The American Curl cat
The origin story of the American Curl cat went something like this:
HUSBAND: Did you see that skinny kitten wandering around outside? Don’t feed it.
WIFE: *feeds cat and brings it inside.* 
The year is 1981 and the husband-and-wife duo are Joe and Grace Ruga, who live in Lakewood, California. They’re not cat people. They assume their new kitten’s ears are normal for whatever breed she must be.
They name the kitten, who is black, with long, silky fur, Shulamith, after the woman in the Song of Songs, a collection of Old Testament love poems. Shulamith is described in the poems as “black and beautiful” with hair that is “long and flowing.”
Shulamith (the cat) hits it off with some of the neighborhood toms, and has several litters of kittens. The kittens are a kaleidoscope of colors and patterns, with both long hair and short, and also a mixture of curly ears and typical ears.
The Rugas dutifully find homes for the kittens amongst their friends and relatives, including their neighbor, Nancy Keister, who’d just read an article about Scottish Folds, a cat breed in which the ears fold forward. Keister reached out to a Scottish Fold breeder, a noted Cat Fanciers’ Association (CFA) judge, who looked at Keister’s new kittens and declared that she’d never seen anything like them.
By 1986, fewer than six years after Grace Ruga made Shulamith a member of the family, the CFA would register a new and fascinating breed of cat called the American Curl.
What is the “curl” in American Curl?The “curl” refers to a unique feature of some American Curl cats in which the top portion of the ears roll backwards, toward the back of the skull.
Show cats are expected to sport just a certain amount of curl: not too much, nor too little. The “right” amount of curl is described as 90° to 180°, which means that the tip of the ear should fold all the way over, but not touch the back of the head.
At least the bottom third of the ear is expected to be firm cartilage – much firmer than the supple ears of any other cat breed, more like a human ear – while the backward-curving tip should be rounded and flexible. The curl should form a smooth arc from base to tip. 
Not every American Curl has curl
I say “some” American Curl cats because not every kitten in a litter is born with curly ears. In fact, a breeder will have no idea how many kittens in a litter will turn out curly.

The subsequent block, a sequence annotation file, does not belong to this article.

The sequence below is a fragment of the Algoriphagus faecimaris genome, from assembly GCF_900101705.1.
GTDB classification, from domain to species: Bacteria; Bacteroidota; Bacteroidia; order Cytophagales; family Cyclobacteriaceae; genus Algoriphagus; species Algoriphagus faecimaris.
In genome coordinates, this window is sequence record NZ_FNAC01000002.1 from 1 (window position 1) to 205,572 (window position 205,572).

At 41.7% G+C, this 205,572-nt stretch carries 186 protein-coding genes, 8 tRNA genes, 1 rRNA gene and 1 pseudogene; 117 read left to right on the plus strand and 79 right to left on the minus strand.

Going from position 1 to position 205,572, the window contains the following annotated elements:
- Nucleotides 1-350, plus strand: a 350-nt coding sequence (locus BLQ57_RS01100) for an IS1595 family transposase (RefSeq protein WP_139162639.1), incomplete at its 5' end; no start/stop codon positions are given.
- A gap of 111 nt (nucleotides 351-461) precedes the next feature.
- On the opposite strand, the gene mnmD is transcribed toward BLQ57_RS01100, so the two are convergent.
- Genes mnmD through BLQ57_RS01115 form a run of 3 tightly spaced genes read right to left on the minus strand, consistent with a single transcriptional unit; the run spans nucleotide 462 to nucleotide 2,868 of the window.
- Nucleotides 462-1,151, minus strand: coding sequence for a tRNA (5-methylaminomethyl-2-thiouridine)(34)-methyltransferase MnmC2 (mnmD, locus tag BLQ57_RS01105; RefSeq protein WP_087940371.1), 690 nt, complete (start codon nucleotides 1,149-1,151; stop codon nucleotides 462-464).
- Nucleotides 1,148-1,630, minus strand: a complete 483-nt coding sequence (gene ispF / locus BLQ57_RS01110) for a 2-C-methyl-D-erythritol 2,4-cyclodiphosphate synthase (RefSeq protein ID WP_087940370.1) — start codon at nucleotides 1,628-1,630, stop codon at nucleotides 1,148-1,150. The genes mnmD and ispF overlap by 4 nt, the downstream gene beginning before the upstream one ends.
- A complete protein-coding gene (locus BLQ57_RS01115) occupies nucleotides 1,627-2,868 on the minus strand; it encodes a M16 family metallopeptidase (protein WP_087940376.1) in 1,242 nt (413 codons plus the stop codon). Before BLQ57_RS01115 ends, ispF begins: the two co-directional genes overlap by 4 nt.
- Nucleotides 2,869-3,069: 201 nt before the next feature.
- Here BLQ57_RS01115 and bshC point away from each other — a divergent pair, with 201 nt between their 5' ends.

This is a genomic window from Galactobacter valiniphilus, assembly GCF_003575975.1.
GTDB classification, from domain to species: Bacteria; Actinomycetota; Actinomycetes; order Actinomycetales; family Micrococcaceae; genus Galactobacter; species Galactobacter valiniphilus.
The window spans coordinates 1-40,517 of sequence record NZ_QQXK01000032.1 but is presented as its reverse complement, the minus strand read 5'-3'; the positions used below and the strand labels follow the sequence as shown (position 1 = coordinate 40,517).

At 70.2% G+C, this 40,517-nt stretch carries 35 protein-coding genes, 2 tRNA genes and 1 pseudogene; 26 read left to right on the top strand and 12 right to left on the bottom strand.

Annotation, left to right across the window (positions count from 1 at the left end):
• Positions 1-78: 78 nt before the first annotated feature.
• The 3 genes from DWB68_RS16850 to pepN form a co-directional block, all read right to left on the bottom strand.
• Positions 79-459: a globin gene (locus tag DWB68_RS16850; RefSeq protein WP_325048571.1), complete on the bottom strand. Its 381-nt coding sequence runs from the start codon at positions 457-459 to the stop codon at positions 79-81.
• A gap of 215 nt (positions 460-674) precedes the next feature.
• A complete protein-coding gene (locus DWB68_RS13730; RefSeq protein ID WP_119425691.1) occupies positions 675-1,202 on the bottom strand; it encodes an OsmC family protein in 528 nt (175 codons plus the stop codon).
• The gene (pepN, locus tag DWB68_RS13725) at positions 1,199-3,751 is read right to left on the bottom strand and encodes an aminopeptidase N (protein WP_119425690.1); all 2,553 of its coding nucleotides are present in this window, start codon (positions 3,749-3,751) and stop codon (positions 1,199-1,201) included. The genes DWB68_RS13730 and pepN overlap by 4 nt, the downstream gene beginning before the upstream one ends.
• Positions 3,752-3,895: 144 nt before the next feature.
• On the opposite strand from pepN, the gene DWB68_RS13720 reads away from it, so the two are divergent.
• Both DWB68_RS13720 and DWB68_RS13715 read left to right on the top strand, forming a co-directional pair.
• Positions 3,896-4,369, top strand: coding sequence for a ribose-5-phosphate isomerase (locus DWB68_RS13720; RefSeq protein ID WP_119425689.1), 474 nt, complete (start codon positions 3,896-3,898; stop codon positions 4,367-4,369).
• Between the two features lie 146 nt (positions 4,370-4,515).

All American Curl kittens are born with straight ears. The ears of the kittens will curl up tightly within three to five days after birth. But they’ll gradually unfurl again over the next 16 weeks. Where they end up is anybody’s guess, but after 16 weeks, the amount of curl is set for life.
Interestingly, the amount of curl in a kitten’s parents’ ears has no bearing on how curly a kitten’s ears will be. Extremely curled parents can produce kittens with only modest curl, and vice versa. Similarly, the amount of curl in a kitten’s ears is also unrelated to whether one or both parents are curly-eared.
The genetics behind the American CurlFeline geneticist Roy Robinson studied 383 American Curl kittens from 81 litters and determined that the ear-curling gene is autosomal dominant.
Autosomal dominant means that the gene is not located on the chromosomes that determine whether a cat is male or female. So, there is likely to be as many male as female cats born with the curly-ear feature.
Autosomal dominant also means that a cat has to have only one copy of the curly gene to have curly ears. So, a cat could have one parent with no curly genes at all, and another parent with only a single curly gene, and still have curly ears.
This is an important conclusion as it relates to how breeders can safely grow the American Curl breed. More on this in a minute.
The difference between the Scottish Fold and the American CurlOne of the most interesting and important findings in Robinson’s study was the lack of any genetic defects amongst the kittens that he analyzed. This conclusion is in strong contrast to another cat breed with unusual ears, the Scottish Fold.
Like the American Curl, the Scottish Fold was also a spontaneous mutation. Nobody “made” the Scottish Fold, or the American Curl. They were both accidents of nature that humans enjoyed and wanted to perpetrate.
But the gene that causes the American Curl’s ears to roll backward is not the same gene that causes the Scottish Fold’s ears to flop forward.
In addition to folded-over ears, the Scottish Fold gene also, unfortunately, causes abnormal bone development in cats’ ankles, wrists, and tails. Many argue that the Scottish Fold gene is actually a genetic disease, and that breeding Scottish Folds is unethical. Consequently, some cat fancy organizations refuse to recognize the breed.
There is no such controversy surrounding the American Curl.
Read, “The Scottish Fold Cat,” to learn more about this unusual cat breed.
What does an American Curl cat look like?